thanks to this, ma’s tears have a chance
thanks to this, ma’s tears have a chance
thank you, image folk
name like this, truly spiritual, earthbound
around a fine story, finely told
connecting love, action in melting arctic
and have all learned – the only solution is love + love comes with community
~ dorothy day
yes, still up to us, per 350.ORG
I’ve just returned from Paris, where exhausted delegates from 195 countries AGREED ON THE FIRST EVER UNIVERSAL DEAL ON CLIMATE CHANGE.
There was no end of superlatives for the Paris Agreement. It would be a turning point in human history, transformative, momentous, historical, according to François Hollande, Ban Ki-Moon, Al Gore and the many other dignitaries in the French capital.
The deal would be a game-changer and redefine future economic development, Jim Yong Kim, the World Bank president TOLD MY COLLEAGUE FIONA HARVEY.
The atmosphere at COP21, where the deal was struck after several sleepless days and last minute haggling over a verb in the 31-page text, was unprecedented in two decades of climate talks, according to veterans of the negotiations.
When Laurent Fabius, the French foreign minister and president of the talks, announced the deal’s adoption and brought down his leaf-shaped gavel, the halls of the summit erupted with applause. UN and French officials LAUGHED, HUGGED, HELD HANDS ALOFT ON STAGE AND GAVE THUMBS-UP TO THE CROWD. EVEN JOURNALISTS CLAPPED.
Not everyone thinks the deal goes far enough, and the carbon curbs it’s linked to are entirely voluntary. But, AS BARACK OBAMA PUT IT, the Paris Agreement is the ” best chance ” we have of stopping dangerous global warming.
Today is a historic day: as tens of thousands of people filled the streets of Paris, politicians finalized a major new global climate agreement.
The deal in Paris includes an agreement to limit global warming to below 2 degrees Celsius, with an aim of 1.5 degrees, and achieve climate ‘neutrality’ that will require phasing out fossil fuels soon after mid-century. That’s not what we hoped for, but it’s still a deal that sends a signal that it’s time to keep fossil fuels in the ground, and for investors to cut their ties with coal, oil and gas by divesting.
This deal represents important progress — but progress alone is not our goal. Our goal is a just and livable planet.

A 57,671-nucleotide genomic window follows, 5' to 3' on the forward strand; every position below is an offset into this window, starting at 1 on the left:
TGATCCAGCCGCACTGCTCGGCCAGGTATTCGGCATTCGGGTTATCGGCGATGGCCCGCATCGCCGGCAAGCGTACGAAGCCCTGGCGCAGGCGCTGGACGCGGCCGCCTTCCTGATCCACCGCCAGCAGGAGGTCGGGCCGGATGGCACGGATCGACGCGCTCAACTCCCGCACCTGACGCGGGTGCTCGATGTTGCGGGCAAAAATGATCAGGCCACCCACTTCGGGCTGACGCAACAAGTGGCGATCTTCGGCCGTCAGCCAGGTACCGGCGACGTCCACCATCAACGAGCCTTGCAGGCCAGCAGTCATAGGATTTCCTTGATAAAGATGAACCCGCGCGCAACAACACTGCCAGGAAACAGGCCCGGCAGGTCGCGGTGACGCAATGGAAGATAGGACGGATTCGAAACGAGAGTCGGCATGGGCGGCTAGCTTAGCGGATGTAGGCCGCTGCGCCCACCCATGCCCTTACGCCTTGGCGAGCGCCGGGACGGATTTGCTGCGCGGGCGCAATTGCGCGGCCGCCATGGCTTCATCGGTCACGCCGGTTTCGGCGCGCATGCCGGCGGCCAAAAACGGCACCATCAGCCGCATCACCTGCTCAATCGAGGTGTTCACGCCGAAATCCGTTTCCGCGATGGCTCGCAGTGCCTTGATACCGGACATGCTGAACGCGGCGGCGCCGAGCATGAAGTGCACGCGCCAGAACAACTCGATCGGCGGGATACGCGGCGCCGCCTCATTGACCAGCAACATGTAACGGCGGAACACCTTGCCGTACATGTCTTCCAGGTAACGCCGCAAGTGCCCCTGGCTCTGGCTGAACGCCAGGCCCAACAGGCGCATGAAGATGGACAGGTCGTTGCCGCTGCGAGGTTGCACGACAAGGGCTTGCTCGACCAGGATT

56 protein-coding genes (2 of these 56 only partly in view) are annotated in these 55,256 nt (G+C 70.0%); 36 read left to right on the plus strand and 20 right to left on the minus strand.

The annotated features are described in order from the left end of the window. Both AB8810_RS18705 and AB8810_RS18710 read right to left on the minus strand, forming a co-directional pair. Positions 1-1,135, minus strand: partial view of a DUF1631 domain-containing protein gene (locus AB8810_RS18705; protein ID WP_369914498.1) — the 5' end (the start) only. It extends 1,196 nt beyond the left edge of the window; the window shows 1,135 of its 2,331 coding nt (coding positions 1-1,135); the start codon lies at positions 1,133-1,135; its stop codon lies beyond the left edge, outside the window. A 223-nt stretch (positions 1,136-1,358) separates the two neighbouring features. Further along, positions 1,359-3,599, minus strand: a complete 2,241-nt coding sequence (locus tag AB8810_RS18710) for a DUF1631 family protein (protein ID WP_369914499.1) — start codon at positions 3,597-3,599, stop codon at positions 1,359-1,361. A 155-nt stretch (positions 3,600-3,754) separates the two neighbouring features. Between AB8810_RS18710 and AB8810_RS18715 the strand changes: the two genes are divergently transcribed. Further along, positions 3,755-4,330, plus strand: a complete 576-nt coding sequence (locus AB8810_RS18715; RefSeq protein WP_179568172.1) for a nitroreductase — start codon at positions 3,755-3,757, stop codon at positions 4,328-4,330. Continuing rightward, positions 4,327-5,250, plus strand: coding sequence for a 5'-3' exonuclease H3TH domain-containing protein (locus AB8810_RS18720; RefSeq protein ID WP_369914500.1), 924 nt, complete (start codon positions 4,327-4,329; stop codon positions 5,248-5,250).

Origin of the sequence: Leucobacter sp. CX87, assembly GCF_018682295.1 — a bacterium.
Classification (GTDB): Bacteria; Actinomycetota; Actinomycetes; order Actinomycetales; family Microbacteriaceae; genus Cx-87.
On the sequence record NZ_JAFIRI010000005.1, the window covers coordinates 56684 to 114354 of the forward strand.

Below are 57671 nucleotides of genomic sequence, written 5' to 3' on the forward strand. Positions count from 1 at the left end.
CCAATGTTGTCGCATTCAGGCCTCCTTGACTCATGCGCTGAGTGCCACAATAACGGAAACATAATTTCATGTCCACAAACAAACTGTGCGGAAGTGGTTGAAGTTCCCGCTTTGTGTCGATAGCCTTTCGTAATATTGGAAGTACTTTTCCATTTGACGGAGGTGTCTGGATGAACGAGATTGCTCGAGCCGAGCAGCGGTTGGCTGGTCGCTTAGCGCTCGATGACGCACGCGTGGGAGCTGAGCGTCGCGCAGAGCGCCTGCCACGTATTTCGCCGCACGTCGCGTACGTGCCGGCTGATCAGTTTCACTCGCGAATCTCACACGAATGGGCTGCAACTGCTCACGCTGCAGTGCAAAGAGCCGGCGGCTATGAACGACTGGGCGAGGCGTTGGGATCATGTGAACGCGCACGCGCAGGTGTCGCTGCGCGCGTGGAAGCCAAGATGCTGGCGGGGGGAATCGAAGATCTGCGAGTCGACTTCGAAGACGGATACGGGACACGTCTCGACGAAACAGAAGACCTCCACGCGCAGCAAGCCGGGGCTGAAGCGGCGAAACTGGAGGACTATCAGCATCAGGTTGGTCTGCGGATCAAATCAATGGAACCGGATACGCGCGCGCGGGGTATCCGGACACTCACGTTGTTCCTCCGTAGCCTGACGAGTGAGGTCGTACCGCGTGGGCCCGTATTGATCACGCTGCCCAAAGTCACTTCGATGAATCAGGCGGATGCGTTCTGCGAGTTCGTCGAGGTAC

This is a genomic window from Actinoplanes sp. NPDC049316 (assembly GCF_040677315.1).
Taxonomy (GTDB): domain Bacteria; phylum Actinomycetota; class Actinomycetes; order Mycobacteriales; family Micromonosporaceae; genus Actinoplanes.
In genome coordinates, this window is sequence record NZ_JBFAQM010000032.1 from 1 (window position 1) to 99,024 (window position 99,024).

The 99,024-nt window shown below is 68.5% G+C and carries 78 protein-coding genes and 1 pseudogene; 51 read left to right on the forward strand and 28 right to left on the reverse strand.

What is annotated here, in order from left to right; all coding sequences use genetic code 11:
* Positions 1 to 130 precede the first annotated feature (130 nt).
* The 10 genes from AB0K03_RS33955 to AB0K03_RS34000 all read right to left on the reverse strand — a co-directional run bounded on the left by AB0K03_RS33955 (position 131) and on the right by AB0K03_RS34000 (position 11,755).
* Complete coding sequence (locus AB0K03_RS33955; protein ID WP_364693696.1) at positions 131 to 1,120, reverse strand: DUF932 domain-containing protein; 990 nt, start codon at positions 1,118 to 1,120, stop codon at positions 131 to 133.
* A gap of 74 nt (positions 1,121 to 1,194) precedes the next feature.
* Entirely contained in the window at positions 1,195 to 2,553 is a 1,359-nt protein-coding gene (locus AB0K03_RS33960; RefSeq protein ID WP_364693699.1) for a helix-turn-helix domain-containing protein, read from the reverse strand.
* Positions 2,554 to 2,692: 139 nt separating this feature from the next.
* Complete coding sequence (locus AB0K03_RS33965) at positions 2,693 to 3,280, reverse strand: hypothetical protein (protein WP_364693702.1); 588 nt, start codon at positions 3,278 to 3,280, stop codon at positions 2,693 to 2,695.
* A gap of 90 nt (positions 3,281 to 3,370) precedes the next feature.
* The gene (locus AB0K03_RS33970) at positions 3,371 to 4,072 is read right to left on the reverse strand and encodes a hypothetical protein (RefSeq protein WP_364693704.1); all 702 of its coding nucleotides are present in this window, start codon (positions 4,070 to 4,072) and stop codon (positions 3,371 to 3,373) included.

If followed to the letter, the agreement leaves far too many people exposed to the violence of rising seas, stronger storms and deeper drought. It leaves too many loopholes to avoid serious action — despite the heroic efforts from leaders of vulnerable nations and communities who fought for a deal in line with science.
But the coal, oil and gas corporations of the world should take little comfort. That 2 degree pledge would require keeping 80% of the world’s remaining fossil fuels underground, a 1.5 degree target even more — and countries are required to come back to the table every 5 years to increase their ambition in reaching those goals.
Paris isn’t the end of the story, but a conclusion of a particular chapter. Now, it’s up to us to strengthen these promises, make sure they are kept, and then accelerate the transition away from fossil fuels and towards 100% renewable energy.
They were joined by hundreds of solidarity actions around the world, all echoing the same message: it’s up to us to keep fossil fuels in the ground.
Standing together, flowers in hand, we formed red lines in the street — because lines have to be drawn in this fight for justice, and it’s up to all of us to stand on the side of those on the front lines of this crisis.
More lines are being drawn everywhere against the true villain of the last two weeks: the fossil fuel industry, which has done everything possible to weaken even this late, late deal.
Without pressure from ordinary people, world leaders would have gladly ignored this problem entirely. It’s pressure from people that will close the gap between WHAT WAS SIGNED TODAY AND THE ACTION WE NEED.
This begins the next chapter. Please watch this space for the announcement of something big in the coming days!
If you are reading this, you’ve been part of the work that got us all to this point, and for that, we say thank you. 2015 was a historic year for us — because we worked together to build a more powerful and hopeful climate movement.
With gratitude, and as always, hope,
May and the whole 350.org team
The endgame approaches. Negotiators at the UN climate talks in Paris now have just hours left to find a global consensus on a new climate change deal. Despite the REMAINING STICKING POINTS the mood is still upbeat for a deal. The UN Secretary General Ban Ki-Moon said on Friday that he was “ENCOURAGED” BY PROGRESS.
” I have been attending many difficult multilateral negotiations, but by any standard, this negotiation is most complicated, most difficult, but most important for humanity . . . I am urging and appealing to all the state parties to take the final decision for humanity. ”
Our team of reporters at the summit are feeding into a live blog which will run throughout today. You can READ LIVE UPDATES HERE.
James Randerson, assistant national news editor
Friday’s reading list: